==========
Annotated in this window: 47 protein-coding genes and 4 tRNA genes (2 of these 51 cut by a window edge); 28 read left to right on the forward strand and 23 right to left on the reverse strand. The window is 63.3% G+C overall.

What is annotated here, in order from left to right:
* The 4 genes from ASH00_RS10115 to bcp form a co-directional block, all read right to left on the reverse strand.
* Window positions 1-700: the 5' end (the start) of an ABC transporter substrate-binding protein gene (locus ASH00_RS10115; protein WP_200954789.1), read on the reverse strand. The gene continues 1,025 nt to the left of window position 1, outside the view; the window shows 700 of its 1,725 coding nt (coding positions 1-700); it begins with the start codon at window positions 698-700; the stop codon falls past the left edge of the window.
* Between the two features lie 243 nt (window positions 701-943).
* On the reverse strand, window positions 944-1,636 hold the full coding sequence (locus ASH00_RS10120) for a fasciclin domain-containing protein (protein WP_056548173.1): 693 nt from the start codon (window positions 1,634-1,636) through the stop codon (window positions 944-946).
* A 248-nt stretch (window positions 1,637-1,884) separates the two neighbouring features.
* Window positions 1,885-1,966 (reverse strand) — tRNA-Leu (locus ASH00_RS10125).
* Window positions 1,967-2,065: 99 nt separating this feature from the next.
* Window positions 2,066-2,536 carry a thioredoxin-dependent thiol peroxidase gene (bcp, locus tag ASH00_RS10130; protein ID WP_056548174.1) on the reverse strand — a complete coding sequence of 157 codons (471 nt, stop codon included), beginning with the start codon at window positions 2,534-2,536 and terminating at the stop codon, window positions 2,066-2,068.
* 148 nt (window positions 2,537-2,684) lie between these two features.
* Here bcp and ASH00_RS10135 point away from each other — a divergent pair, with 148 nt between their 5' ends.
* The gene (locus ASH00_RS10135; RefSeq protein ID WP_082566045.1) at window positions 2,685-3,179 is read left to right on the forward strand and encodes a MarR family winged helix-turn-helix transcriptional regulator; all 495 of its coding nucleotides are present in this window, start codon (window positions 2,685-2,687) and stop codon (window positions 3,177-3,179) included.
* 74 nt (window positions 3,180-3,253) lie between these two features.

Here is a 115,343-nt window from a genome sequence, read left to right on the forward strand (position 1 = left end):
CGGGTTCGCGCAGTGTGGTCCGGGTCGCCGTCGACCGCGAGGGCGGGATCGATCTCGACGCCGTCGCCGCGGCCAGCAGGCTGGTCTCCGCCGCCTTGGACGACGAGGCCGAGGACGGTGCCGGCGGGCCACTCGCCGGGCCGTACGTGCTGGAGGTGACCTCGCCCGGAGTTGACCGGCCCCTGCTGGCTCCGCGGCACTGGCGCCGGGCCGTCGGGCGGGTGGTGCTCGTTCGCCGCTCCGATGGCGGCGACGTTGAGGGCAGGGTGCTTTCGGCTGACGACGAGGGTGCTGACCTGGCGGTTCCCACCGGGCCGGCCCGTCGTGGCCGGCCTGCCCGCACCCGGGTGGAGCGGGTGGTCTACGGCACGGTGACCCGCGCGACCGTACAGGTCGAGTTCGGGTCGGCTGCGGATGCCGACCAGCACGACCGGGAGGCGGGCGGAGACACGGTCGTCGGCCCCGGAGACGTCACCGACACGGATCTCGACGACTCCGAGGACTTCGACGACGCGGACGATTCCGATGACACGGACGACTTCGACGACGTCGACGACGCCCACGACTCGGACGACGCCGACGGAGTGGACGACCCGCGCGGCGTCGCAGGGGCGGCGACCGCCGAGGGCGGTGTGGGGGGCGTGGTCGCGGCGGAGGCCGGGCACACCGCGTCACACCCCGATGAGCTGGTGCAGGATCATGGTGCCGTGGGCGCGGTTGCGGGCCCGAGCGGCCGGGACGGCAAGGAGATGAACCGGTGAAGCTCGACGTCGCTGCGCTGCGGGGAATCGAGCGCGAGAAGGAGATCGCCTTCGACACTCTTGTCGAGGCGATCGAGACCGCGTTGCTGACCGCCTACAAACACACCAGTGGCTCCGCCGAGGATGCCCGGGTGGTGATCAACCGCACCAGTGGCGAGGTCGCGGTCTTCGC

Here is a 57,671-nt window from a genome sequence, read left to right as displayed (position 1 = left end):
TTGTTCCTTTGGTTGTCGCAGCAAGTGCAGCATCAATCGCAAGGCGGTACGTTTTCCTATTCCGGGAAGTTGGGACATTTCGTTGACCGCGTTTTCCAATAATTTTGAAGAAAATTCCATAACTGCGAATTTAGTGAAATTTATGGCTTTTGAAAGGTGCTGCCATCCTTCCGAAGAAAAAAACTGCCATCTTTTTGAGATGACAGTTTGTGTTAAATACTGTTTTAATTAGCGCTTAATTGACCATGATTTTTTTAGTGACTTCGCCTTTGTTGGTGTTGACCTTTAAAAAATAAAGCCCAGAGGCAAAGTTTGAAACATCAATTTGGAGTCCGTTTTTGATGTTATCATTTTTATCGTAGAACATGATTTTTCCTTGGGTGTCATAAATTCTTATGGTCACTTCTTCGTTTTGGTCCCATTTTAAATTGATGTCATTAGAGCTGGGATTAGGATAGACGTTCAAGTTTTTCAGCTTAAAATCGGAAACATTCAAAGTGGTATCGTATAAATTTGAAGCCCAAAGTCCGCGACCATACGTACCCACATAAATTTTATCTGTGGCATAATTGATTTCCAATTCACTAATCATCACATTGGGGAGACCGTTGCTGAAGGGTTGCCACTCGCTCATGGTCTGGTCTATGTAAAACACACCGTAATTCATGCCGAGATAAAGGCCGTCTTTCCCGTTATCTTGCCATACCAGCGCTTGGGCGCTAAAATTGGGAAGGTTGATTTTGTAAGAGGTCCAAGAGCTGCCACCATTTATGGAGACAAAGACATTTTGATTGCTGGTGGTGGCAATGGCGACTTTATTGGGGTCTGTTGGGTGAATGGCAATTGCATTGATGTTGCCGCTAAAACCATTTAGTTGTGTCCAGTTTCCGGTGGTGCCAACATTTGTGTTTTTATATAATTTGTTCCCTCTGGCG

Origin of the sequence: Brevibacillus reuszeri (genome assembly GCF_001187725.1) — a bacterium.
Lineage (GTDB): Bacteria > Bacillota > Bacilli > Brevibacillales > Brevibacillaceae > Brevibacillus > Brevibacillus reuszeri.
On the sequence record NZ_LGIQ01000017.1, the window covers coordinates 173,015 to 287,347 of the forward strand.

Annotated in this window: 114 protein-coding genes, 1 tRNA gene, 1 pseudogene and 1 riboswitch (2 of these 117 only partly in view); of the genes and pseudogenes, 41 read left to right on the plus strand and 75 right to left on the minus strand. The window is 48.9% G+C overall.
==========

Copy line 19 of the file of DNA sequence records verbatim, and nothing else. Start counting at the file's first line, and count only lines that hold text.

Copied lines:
Origin of the sequence: Brevibacillus reuszeri (genome assembly GCF_001187725.1) — a bacterium.